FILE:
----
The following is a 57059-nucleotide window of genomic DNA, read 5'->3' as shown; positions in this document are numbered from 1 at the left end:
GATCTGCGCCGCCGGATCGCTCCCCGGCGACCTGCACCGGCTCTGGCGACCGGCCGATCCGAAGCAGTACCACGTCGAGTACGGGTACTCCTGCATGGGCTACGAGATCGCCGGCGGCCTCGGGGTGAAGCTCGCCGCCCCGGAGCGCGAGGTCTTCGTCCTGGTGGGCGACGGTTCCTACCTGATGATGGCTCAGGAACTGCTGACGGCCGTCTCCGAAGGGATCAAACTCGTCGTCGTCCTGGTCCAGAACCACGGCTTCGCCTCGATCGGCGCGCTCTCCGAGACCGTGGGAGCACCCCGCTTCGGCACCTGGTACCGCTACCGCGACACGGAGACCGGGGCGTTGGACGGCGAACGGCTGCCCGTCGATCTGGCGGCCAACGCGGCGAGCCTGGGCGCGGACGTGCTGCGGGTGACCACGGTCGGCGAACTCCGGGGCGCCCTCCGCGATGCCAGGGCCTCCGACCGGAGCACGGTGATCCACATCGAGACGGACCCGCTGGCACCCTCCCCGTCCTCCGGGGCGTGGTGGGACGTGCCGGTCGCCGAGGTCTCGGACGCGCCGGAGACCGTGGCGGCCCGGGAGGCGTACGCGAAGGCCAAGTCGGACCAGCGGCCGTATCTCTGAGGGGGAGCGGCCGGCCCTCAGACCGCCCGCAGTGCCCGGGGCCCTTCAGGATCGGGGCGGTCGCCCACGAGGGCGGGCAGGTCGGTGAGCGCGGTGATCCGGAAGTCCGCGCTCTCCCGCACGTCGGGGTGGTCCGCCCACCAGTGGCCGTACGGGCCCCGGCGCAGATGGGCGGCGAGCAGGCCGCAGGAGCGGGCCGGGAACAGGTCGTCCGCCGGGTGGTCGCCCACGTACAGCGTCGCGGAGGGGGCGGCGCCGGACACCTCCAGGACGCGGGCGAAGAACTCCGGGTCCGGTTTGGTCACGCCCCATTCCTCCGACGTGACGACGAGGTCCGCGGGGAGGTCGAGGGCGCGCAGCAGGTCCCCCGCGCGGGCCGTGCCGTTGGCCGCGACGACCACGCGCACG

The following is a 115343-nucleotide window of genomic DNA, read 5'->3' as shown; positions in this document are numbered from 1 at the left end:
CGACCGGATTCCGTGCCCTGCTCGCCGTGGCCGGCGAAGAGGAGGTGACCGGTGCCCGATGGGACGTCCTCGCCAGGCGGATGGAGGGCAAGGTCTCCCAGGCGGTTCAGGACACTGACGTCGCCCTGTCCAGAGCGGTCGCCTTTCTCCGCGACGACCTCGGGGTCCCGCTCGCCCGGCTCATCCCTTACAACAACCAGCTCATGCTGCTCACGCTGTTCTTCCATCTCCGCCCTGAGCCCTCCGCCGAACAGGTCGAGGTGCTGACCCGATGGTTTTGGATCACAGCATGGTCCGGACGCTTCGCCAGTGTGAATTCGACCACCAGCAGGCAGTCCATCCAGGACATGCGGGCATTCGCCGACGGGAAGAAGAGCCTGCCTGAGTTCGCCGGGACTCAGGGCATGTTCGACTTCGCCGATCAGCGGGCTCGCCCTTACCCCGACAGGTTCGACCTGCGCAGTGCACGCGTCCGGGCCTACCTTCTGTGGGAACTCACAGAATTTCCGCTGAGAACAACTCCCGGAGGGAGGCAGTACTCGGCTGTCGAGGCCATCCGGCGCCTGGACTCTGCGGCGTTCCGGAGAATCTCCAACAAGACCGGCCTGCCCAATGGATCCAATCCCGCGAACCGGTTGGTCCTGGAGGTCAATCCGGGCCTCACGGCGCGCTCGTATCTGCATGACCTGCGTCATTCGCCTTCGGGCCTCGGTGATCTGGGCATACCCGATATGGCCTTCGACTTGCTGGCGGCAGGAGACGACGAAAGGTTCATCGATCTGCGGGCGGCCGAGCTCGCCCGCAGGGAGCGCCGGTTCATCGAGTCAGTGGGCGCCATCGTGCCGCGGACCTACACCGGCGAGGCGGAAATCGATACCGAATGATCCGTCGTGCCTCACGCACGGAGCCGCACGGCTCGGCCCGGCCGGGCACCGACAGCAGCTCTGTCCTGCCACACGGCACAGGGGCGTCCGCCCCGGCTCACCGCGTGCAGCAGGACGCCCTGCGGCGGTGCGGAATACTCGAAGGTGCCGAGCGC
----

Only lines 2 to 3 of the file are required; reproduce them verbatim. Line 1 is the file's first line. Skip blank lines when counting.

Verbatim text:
GATCTGCGCCGCCGGATCGCTCCCCGGCGACCTGCACCGGCTCTGGCGACCGGCCGATCCGAAGCAGTACCACGTCGAGTACGGGTACTCCTGCATGGGCTACGAGATCGCCGGCGGCCTCGGGGTGAAGCTCGCCGCCCCGGAGCGCGAGGTCTTCGTCCTGGTGGGCGACGGTTCCTACCTGATGATGGCTCAGGAACTGCTGACGGCCGTCTCCGAAGGGATCAAACTCGTCGTCGTCCTGGTCCAGAACCACGGCTTCGCCTCGATCGGCGCGCTCTCCGAGACCGTGGGAGCACCCCGCTTCGGCACCTGGTACCGCTACCGCGACACGGAGACCGGGGCGTTGGACGGCGAACGGCTGCCCGTCGATCTGGCGGCCAACGCGGCGAGCCTGGGCGCGGACGTGCTGCGGGTGACCACGGTCGGCGAACTCCGGGGCGCCCTCCGCGATGCCAGGGCCTCCGACCGGAGCACGGTGATCCACATCGAGACGGACCCGCTGGCACCCTCCCCGTCCTCCGGGGCGTGGTGGGACGTGCCGGTCGCCGAGGTCTCGGACGCGCCGGAGACCGTGGCGGCCCGGGAGGCGTACGCGAAGGCCAAGTCGGACCAGCGGCCGTATCTCTGAGGGGGAGCGGCCGGCCCTCAGACCGCCCGCAGTGCCCGGGGCCCTTCAGGATCGGGGCGGTCGCCCACGAGGGCGGGCAGGTCGGTGAGCGCGGTGATCCGGAAGTCCGCGCTCTCCCGCACGTCGGGGTGGTCCGCCCACCAGTGGCCGTACGGGCCCCGGCGCAGATGGGCGGCGAGCAGGCCGCAGGAGCGGGCCGGGAACAGGTCGTCCGCCGGGTGGTCGCCCACGTACAGCGTCGCGGAGGGGGCGGCGCCGGACACCTCCAGGACGCGGGCGAAGAACTCCGGGTCCGGTTTGGTCACGCCCCATTCCTCCGACGTGACGACGAGGTCCGCGGGGAGGTCGAGGGCGCGCAGCAGGTCCCCCGCGCGGGCCGTGCCGTTGGCCGCGACGACCACGCGCACG

The following is a 115343-nucleotide window of genomic DNA, read 5'->3' as shown; positions in this document are numbered from 1 at the left end: